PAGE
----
If someone notices that morgage defaults are uncorrelated, and new instruments that exploit that lack of correlation are invented, investors will be more likely to buy securitized morgages, so the rates are bid down and they become cheaper for homeowners. But that in itself should not cause defaults to be more correlated.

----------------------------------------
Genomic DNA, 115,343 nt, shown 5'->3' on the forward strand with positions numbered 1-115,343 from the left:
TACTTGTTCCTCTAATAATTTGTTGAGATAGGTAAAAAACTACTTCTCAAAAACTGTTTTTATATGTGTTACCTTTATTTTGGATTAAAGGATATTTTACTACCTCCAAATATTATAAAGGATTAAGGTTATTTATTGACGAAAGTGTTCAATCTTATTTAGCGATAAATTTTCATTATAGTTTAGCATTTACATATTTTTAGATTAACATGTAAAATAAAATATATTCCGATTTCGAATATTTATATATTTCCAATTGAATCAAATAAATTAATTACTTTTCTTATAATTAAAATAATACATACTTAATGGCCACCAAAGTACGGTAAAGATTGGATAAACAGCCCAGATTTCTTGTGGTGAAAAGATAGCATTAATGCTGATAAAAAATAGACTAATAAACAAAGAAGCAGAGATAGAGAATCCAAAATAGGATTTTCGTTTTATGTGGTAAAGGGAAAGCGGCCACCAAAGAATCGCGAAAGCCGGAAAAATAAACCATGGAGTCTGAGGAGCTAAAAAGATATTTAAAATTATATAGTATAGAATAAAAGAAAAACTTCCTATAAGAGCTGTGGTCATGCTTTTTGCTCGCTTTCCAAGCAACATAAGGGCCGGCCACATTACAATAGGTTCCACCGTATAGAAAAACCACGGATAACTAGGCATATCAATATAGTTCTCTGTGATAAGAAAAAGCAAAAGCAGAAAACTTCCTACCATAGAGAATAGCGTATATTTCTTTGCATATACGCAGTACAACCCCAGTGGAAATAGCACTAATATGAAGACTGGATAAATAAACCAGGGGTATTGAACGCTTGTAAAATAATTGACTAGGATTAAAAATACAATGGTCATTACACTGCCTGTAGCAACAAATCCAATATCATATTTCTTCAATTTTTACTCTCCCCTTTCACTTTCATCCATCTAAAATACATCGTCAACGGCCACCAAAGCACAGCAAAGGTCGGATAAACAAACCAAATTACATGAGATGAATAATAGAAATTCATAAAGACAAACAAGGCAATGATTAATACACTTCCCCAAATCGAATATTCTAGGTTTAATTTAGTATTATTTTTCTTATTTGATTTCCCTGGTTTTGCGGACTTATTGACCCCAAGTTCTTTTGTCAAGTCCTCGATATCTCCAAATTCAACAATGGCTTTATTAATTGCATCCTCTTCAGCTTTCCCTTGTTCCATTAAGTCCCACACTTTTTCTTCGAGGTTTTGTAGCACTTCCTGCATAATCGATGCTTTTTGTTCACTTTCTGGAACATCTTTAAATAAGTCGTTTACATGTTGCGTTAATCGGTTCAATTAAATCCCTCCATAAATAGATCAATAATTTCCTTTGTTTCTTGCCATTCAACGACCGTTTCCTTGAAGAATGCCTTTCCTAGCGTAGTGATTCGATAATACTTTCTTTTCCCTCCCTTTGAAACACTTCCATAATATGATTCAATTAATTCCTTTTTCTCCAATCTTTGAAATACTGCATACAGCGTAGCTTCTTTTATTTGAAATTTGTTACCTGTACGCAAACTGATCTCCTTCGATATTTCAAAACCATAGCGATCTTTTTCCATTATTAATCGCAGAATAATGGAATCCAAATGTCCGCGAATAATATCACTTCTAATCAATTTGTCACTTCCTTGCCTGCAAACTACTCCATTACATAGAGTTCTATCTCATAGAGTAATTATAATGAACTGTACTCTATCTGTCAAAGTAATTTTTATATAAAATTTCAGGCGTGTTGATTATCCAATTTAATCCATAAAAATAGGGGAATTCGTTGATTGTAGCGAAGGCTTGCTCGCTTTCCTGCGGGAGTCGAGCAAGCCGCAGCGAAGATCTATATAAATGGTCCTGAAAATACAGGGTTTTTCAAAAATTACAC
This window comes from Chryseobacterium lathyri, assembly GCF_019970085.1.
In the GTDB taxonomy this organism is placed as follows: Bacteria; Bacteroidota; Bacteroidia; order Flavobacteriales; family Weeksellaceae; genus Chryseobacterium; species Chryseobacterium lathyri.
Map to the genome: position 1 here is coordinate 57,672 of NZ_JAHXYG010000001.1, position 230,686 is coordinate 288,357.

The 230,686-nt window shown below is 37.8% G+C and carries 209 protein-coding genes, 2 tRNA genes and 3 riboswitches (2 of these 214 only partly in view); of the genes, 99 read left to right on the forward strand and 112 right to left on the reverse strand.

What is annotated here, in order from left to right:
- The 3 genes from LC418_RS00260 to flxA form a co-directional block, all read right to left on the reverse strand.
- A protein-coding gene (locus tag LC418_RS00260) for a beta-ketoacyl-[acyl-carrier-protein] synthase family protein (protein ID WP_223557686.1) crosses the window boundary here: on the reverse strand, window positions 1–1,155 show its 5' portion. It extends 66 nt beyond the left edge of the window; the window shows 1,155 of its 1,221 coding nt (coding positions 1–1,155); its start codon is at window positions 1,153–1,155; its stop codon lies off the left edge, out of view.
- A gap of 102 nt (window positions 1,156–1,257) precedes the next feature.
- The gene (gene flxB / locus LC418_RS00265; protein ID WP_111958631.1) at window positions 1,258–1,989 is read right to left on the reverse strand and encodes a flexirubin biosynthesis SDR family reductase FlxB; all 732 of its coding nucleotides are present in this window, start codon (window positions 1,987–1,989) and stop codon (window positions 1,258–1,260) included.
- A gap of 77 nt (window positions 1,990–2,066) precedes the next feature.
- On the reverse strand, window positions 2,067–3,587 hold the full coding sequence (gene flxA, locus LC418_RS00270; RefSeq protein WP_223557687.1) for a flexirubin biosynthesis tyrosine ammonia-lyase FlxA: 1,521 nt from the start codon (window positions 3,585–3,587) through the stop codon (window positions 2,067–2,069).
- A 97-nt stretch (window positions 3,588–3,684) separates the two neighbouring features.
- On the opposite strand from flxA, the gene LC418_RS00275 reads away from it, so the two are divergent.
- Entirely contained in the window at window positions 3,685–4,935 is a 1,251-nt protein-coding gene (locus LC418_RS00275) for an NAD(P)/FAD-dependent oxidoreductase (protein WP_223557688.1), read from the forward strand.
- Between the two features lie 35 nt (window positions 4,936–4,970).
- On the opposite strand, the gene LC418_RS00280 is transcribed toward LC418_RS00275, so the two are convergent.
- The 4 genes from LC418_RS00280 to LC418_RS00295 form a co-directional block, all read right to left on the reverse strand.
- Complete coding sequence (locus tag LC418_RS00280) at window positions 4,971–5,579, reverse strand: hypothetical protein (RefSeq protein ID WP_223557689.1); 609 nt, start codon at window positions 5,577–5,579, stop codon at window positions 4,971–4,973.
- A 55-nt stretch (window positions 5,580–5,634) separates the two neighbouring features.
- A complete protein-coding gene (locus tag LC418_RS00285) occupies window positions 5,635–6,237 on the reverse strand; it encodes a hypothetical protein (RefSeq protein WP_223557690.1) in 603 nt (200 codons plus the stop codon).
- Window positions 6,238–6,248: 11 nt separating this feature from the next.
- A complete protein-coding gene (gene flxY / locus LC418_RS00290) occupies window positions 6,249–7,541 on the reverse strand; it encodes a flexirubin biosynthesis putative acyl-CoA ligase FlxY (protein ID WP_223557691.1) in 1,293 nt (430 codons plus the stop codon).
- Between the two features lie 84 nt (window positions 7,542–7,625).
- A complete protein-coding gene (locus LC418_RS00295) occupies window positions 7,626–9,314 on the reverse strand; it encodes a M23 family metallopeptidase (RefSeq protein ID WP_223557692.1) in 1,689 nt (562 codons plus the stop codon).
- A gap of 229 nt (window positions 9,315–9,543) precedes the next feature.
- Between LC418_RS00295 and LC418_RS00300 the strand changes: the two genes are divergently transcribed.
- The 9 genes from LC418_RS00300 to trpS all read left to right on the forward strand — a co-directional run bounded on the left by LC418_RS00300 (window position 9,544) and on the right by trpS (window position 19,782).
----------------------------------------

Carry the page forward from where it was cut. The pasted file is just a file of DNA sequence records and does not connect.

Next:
In the event, the models for correlation were off, and defaults were more correlated from the start. But that’s not a problem with public/private knowledge or anything; they were just bad models. If the prizing had been done correctly to start with, I see nothing paradoxical in assuming that introducing CDOs would lead to persistently lower morgage rates—the lack of correlation doesn’t stop being real just because people believe in it.